WIPO Director General Tang Outlines Organization's Current Activities and Areas of Future Work in Speech to AIPLA

October 29, 2020

WIPO Director General Daren Tang outlined the Organization’s current activities amid the COVID-19 pandemic and highlighted areas of future work in a speech to members of the American Intellectual Property Law Association (AIPLA).

Overview

Speaking at the virtual Annual Meeting of the AIPLA on October 29, 2020, Mr. Tang said that demand for WIPO’s Global IP Services remains “robust” despite the economic disruptions from the pandemic. Thus far, he said, the Patent Cooperation Treaty (PCT) had seen 94% of its expected filing load through the end of August, with the Madrid System at 85% and the Hague System at 78%. Staff productivity in each of the three systems quickly reached high levels despite the rapid move to remote work as the pandemic's onset earlier in the year. He cautioned, however, that IP cycles are long and that the situation must be monitored closely.

The Director General provided an overview of treaty accessions in the past year, with the deposit of 55 instruments of accession to WIPO-administered treaties, demonstrating the robust nature of the international IP legal framework, despite recent challenges for multilateral cooperation.

Mr. Tang said multilateral norm-setting had become challenging across an array of international organizations but stressed: "We should not give up, but we also have to be pragmatic in moving the work forward. It is important to not just measure our success based on the number of treaties concluded, but on the impact that we can make. Our role as a convener or platform can, for a start, bring people together to talk about common issues and challenges."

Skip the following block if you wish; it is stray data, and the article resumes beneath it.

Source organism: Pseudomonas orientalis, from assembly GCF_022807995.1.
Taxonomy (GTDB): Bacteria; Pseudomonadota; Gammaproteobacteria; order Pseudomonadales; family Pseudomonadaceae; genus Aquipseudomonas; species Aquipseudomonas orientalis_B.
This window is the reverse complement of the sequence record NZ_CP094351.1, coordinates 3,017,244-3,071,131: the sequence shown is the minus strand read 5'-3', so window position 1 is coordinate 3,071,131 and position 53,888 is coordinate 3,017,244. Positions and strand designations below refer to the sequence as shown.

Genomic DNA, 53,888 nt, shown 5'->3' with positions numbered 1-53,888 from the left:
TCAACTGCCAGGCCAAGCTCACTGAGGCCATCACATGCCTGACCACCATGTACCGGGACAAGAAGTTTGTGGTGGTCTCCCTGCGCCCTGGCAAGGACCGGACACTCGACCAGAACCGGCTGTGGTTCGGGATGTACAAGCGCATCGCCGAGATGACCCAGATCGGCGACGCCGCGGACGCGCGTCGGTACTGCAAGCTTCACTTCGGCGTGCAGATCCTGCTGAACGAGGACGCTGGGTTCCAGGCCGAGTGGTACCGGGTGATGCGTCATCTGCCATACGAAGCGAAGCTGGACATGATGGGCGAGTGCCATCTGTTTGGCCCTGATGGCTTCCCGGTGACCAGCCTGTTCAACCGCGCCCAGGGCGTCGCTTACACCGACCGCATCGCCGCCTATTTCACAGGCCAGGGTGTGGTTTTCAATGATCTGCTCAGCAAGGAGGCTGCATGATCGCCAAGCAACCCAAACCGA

Mr. Tang said that WIPO would continue to invest in tools that help connect IP to businesses, the economy and creators. These services, he said, "are the backbone of the work of IP offices and professionals."

In addition to the WIPO-run databases for patents, designs and trademarks, he highlighted WIPO Lex, a comprehensive database of IP laws and multilateral, regional and bilateral treaties, as well as the recent launch of WIPO Lex-Judgments, a new database that provides online access to leading judicial decisions related to IP from around the world.

In 2020, the Organization also launched a new global service, WIPO PROOF, which addresses the increasing amount of economic activity carried out or supported by digital technology and data. WIPO PROOF offers users a global and neutral platform for the creation of a time stamp of data, which provides irrefutable and tamper-proof evidence of the existence of those data at a given time and date. He also cited a number of artificial intelligence (AI)-based applications developed by WIPO, such as WIPO Translate and an AI-based image search tool for trademarks.

Future work

Sharing his views on some of the future challenges for the global IP community, the Director General said that intangible assets, including IP, are now the dominant asset class in the world.